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Many popular critiques of higher education focus on a series of straw men: soaring costs, indifferent faculty, pointless research, rampant political correctness, administrative bloat, country club amenities, inflated grades, undermotivated, underprepared, and disengaged students, and a ratings-fueled pursuit of reputation and status.

Higher education’s real problems lie elsewhere. These include the high dropout rate and protracted time to degree; gross disparities in funding and resources;  uncertain learning and employment outcomes; and approaches to education that do not serve non-traditional students particularly well. These are among the challenges that higher education needs to solve.

For five years, I had an extraordinary opportunity: To found and direct one of the largest public university system’s efforts to improve access, affordability, and student success by leveraging new technologies and the learning sciences.

The Institute for Transformational Learning sought to address several of the challenges facing higher education:

  • Supporting students’ journey across multiple institutions.
    Most students today acquire credits from multiple institutions. Many others acquire skills and knowledge from unconventional providers, including the military. But difficulties in credit transfer and in transitioning from one institution to another lead far too many to end their education prematurely.
  • Helping students manage the tension between work, family, and school.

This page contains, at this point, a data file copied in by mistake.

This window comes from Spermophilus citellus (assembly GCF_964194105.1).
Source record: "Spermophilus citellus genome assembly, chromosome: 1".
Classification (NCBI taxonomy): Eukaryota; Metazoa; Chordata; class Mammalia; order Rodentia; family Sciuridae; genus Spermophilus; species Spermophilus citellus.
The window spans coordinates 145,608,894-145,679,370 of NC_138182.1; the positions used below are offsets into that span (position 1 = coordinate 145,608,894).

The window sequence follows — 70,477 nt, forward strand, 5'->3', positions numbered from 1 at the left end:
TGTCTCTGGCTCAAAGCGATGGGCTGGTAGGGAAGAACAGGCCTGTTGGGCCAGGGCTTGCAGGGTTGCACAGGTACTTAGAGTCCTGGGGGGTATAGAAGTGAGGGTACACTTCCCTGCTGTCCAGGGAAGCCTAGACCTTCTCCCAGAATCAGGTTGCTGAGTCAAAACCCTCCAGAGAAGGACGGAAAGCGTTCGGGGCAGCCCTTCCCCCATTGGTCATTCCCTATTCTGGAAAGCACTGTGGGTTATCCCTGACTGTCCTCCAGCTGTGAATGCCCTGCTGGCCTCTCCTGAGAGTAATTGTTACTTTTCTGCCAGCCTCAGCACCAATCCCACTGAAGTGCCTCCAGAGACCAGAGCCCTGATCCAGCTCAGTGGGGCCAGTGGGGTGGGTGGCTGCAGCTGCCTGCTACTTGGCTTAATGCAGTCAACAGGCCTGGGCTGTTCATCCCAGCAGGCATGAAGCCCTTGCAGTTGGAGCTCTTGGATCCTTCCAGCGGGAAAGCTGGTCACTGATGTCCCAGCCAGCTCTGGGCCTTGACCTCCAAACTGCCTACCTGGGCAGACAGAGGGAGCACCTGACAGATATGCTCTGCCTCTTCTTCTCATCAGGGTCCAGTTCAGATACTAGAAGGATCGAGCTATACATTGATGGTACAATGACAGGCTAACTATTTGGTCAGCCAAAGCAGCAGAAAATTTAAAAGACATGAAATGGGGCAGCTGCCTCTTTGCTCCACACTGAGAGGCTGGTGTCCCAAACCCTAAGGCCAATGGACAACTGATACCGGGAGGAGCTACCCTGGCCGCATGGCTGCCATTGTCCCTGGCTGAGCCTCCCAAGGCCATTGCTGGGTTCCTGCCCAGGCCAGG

Even supposedly traditional undergraduates work while going to school, while many others must balance their studies with family responsibilities. At the same time, co-curricular and extra-curricular activities – which many students find the most valuable part of their college experience and which absorb significant amounts of time and energy -- are not well integrated into their academic journey. Tackling these challenges requires a student-centric focus that places priorities on their schedules and needs. 
  • Helping to create agile, relevant learning pathways.
    Many students need windows into career options and seek more coherent curricular pathways better aligned with future careers or with marketable skills. Yet creating more synergistic pathways is among the toughest challenges higher education faces.
  • Providing better learning support across the student lifecycle.
    Many students need more scaffolding, feedback, guidance, and support than they currently receive. Among our goals was to create a community of care, a cross-functional team to take collective responsibility for improving student success, and to use data analytics to target just-in-time interventions.
  • Helping adults meet the need for lifelong learning in today’s knowledge economy.
    In the current information economy, many adults and mid-career professionals need to complete degrees, refresh their knowledge, retrain, and acquire new credentials. This provides a huge, but still largely untapped opportunity, for colleges and universities.